To make things worse, even armed with codecs, Leap refused to play proprietary formats. Complicating matters still, the VLC player, which ought to be our salvation, provided by third-party repositories, does not come with its own codec stack, so it is useless. A critical component that actually makes VLC useful is not a dependency for the main binary, causing much stupidity to ensue. To say nothing of package conflicts.
In the end, the simple action of listening to some music comes down to several critical obstacles that normal users will never be able to solve, nor should they: 1) The inclusion of undocumented third-party sources 2) Package conflicts in the unofficial software channels 3) Practical inability to search for relevant content 4) Missing dependencies for core functionality 5) Even with the right codecs provided, the default music player cannot play MP3 songs. All of these are the state in which Leap ships and eventually delivers the multimedia experience to whoever is brave and willing enough, with partial, missing and inadequate, downright dangerous results.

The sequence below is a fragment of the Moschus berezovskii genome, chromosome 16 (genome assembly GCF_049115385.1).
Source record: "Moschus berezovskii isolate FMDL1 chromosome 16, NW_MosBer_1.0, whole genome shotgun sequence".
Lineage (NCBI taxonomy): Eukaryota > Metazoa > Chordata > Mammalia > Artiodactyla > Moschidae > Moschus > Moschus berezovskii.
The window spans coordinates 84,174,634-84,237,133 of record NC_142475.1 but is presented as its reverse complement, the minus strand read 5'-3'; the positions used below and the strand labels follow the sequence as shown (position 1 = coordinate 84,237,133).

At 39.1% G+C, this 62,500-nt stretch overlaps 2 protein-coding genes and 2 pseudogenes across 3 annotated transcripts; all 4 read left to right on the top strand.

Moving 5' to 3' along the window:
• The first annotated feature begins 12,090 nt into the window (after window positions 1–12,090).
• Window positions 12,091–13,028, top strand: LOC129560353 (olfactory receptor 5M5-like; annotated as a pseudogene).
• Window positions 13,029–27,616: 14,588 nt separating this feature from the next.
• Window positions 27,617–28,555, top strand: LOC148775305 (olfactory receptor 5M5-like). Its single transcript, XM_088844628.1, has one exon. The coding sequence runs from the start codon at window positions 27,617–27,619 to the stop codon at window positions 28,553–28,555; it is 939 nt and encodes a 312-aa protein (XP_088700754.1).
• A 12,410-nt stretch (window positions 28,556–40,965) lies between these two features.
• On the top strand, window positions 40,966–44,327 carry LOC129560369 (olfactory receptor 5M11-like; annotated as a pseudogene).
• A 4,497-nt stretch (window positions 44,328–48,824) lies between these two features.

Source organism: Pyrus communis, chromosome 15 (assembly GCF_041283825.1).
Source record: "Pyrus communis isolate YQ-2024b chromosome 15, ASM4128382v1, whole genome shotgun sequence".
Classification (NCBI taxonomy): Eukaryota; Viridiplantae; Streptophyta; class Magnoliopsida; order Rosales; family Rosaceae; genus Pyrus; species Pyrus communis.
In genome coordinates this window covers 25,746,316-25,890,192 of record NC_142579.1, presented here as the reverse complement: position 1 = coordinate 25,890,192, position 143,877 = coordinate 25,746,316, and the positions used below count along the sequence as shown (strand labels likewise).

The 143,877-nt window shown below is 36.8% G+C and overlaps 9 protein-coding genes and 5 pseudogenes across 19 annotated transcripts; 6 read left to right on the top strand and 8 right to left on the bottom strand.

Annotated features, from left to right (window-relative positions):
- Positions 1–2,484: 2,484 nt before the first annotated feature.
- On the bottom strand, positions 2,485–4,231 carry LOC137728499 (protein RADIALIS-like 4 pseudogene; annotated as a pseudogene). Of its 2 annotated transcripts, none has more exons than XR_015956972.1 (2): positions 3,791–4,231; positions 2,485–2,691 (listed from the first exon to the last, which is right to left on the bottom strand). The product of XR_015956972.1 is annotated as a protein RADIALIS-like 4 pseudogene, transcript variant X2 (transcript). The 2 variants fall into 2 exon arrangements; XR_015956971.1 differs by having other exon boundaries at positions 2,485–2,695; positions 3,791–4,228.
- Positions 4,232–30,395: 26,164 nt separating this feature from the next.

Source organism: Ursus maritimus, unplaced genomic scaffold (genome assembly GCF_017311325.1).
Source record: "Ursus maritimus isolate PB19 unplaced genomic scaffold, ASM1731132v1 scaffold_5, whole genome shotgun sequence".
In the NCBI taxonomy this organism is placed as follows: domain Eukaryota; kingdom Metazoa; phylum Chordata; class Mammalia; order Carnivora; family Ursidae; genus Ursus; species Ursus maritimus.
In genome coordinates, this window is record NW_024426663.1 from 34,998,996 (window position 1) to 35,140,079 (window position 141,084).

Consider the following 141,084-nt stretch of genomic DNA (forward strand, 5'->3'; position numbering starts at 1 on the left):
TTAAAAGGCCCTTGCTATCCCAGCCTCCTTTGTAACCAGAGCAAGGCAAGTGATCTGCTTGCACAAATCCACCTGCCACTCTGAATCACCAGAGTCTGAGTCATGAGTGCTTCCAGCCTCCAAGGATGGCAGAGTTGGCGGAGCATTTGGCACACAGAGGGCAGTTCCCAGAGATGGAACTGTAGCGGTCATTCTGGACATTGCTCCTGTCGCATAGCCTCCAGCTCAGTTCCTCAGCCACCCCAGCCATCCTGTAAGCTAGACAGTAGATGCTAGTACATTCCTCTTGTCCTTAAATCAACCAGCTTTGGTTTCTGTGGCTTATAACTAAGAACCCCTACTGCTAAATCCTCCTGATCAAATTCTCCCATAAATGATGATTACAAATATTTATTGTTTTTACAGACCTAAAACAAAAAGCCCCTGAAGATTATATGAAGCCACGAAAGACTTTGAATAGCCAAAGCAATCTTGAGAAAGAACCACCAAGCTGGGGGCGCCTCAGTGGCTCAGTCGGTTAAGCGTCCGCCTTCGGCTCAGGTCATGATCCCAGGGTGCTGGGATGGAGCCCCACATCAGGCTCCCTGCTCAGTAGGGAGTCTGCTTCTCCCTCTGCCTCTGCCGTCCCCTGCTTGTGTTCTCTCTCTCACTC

How does this relate to reading comprehension?
Ah, yes. So one of the first and prominent comments (on a social network, mind) to my frustration with the broken music stack in Leap was:
Wow. Sad to think that the reviewer only needed to add Packman to "fix" most of the issues he faced.
No. It is sad that whoever wrote this comment didn't bother reading the review and paying attention to my message. Adding Packman was probably the FIRST thing I did. Not that Packman means anything to 99.999999% of people out there. But let's break it down.
Look at the screenshot below. It is the YaST2 wizard that shows a list of unofficial community repositories that have NOT been added yet. Those that have been added are not shown here anymore. Can you see OSS, Non-OSS, Updates, Mozilla, LibreOffice, or Packman in this list? No you cannot, because they have been added already.
This means, my system already has Packman, and it is Packman and friends that offered me an ambiguous choice of music codecs that eventually led me to resolve a stupid package conflict:
And it is this third-party repo that did not offer me VLC codecs for VLC, because of course, it is so unexpected to expect a media player to actually need codecs to be able to play music. Go figure.